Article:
In his testimony, President Zone offered three suggestions on how Congress could increase or maintain funding for the EPA Brownfields Program, increase the overall grant funding to allow communities to cleanup more difficult sites, and resolve the disincentives created by potential liability to facilitate reuse of brownfields properties.
On Tuesday, National League of Cities President and Cleveland Councilmember Matt Zone testified before the U.S. House of Representatives Transportation and Infrastructure Committee’s Water Resources and Environment Subcommittee. President Zone called on the House of Representatives to support brownfields redevelopment programs by maintaining their federal funding, and discussed the specific issue of protecting cities from uncertainty around liability concerns.
Describing several brownfields successes in Cleveland, Zone focused on the Trinity Building, a former aluminum products factory site rehabilitated as the City Kennel through a partnership with U.S. Environmental Protection Agency (EPA). He noted that federal/local liability issues nearly derailed the project and raised costs significantly for the city’s land bank.
“Brownfields redevelopment involves a lot of a risk for cities and developers,” said Zone. “Projects like the Trinity Building need public support to compete with newer development sites and overcome the challenges of working with contaminated real estate.”
The EPA defines a brownfield as “real property, the expansion, redevelopment or reuse of which may be complicated by the presence or potential presence of a hazardous substance, pollutant or contaminant.” In his testimony, Zone strongly urged Congress to increase or at least maintain the overall level of funding for the EPA Brownfields Program, increase the overall grant funding to allow communities to cleanup more difficult sites, and resolve the disincentives created by potential liability to facilitate reuse of brownfields properties. He focused on three suggestions:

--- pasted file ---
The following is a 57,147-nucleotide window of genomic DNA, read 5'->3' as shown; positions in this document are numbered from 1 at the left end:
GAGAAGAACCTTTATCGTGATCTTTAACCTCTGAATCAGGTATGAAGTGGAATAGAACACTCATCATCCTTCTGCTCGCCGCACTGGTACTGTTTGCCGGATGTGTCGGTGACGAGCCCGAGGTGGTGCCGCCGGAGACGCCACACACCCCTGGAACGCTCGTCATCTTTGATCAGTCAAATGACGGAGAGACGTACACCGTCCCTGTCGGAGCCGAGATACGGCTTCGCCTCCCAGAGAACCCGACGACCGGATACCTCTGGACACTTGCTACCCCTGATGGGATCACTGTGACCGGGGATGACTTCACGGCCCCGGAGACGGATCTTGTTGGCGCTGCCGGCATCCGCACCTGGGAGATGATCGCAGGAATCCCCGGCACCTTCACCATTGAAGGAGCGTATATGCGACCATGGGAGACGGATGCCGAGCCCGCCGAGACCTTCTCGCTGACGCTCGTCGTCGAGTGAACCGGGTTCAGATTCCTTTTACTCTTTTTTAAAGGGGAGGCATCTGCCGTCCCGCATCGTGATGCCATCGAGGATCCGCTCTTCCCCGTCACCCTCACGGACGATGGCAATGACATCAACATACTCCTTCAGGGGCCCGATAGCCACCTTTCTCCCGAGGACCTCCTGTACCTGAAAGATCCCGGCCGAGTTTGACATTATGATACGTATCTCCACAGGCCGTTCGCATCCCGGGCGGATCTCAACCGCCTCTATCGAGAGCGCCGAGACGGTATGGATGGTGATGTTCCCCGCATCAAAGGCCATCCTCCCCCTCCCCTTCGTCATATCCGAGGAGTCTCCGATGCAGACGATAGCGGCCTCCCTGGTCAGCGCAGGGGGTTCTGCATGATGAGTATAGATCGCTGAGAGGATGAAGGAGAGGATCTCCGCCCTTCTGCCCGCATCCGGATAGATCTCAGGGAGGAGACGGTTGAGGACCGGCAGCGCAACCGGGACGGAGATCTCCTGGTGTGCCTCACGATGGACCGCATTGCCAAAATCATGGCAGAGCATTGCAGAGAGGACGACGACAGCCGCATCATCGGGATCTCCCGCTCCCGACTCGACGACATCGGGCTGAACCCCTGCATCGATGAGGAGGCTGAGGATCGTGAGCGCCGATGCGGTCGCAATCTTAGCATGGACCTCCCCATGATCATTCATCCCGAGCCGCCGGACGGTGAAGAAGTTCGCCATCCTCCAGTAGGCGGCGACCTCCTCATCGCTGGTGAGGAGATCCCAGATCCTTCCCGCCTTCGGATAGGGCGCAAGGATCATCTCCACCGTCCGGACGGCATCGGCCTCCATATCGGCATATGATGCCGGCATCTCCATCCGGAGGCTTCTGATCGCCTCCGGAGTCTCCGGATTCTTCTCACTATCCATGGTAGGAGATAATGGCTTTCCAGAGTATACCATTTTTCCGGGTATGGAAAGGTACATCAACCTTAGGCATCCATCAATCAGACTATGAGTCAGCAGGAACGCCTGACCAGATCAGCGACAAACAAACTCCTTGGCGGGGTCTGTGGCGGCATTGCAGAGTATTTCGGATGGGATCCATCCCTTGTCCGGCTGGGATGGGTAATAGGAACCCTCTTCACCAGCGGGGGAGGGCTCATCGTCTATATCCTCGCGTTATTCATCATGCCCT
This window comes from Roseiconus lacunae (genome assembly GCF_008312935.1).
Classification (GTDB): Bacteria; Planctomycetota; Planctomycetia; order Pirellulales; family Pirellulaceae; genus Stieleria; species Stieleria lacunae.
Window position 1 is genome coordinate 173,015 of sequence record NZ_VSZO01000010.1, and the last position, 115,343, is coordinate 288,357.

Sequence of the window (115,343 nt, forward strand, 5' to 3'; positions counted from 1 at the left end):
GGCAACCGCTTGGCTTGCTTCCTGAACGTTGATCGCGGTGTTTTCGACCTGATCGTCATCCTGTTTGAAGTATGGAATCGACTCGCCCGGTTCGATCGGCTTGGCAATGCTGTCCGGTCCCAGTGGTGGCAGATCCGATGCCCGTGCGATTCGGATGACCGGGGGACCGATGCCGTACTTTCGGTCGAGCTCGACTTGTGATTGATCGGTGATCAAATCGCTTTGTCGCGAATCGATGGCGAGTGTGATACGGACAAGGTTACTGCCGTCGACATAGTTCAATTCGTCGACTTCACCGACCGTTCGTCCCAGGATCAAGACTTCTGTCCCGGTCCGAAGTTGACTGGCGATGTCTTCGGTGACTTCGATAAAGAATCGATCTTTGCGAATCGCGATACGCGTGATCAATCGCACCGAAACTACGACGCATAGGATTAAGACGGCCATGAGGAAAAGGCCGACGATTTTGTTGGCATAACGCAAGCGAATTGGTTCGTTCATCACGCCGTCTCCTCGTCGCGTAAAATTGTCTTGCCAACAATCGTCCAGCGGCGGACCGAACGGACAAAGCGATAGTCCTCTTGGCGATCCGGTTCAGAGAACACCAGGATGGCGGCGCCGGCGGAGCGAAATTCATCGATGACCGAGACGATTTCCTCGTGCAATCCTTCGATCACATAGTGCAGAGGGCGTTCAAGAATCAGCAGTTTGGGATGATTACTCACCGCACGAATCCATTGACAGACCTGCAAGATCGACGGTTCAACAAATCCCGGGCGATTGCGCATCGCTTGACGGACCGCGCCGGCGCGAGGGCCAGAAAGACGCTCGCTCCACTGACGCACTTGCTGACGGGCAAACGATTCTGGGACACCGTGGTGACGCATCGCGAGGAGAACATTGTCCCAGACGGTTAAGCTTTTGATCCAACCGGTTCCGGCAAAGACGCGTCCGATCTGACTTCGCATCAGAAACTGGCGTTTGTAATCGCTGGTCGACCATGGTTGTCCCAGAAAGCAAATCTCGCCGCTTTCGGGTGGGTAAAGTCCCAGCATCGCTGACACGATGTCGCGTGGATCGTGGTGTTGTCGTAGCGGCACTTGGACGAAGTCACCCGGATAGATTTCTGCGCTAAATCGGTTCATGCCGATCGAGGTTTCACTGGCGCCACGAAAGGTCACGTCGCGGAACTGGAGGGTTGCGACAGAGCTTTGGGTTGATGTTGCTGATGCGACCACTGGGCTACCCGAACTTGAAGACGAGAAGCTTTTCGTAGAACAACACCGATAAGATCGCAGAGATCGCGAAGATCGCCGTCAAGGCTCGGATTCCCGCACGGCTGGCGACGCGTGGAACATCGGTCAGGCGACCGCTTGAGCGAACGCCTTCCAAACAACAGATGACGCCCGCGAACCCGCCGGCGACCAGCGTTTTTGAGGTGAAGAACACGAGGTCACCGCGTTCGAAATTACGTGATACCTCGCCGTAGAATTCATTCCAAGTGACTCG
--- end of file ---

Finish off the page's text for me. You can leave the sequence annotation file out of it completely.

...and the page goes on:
- Increasing cleanup grant amounts to $1 million for a single site or, under special circumstances, $2 million per site via waiver
- Establishing multi-purpose brownfields grants that can be used for the full range of brownfields-funded activities (assessment, cleanup, reuse planning, etc.)
- Allowing funding for administrative costs for local brownfields programs to cover rent, utilities and other expenses necessary to carry out a brownfields project
The issue of municipal liability for cleanup costs is a concern for local governments, particularly if they were not involved in the contamination of the site. Zone encouraged Congress to allow local governments to be eligible for grant funding for properties that were acquired prior to the 2002 enactment of the EPA’s Brownfields Program and to enhance liability protections for local governments that take ownership of contaminated properties through voluntary acquisition where the local government had no role in causing or contributing to the contamination.
President Zone was joined during the hearing by colleagues from the National Association of Counties and the U.S. Conference of Mayors, as well as Rialto, California, Mayor Deborah Robertson. John Dailey, commissioner of Leon County, Florida, concurred during his testimony that “there is more need for funding” for the EPA Brownfields Program and that the program had made a significant impact in his community.
For more information on the Congressional hearing, watch a video of the hearing, read NLC President Matt Zone’s written testimony, and read the National League of Cities letter on brownfields. For more information on the EPA’s Brownfields Program, read NLC’s issue brief on modernizing the brownfields redevelopment program.
About the author: Sam Warlick is the Senior Communications Associate at the National League of Cities.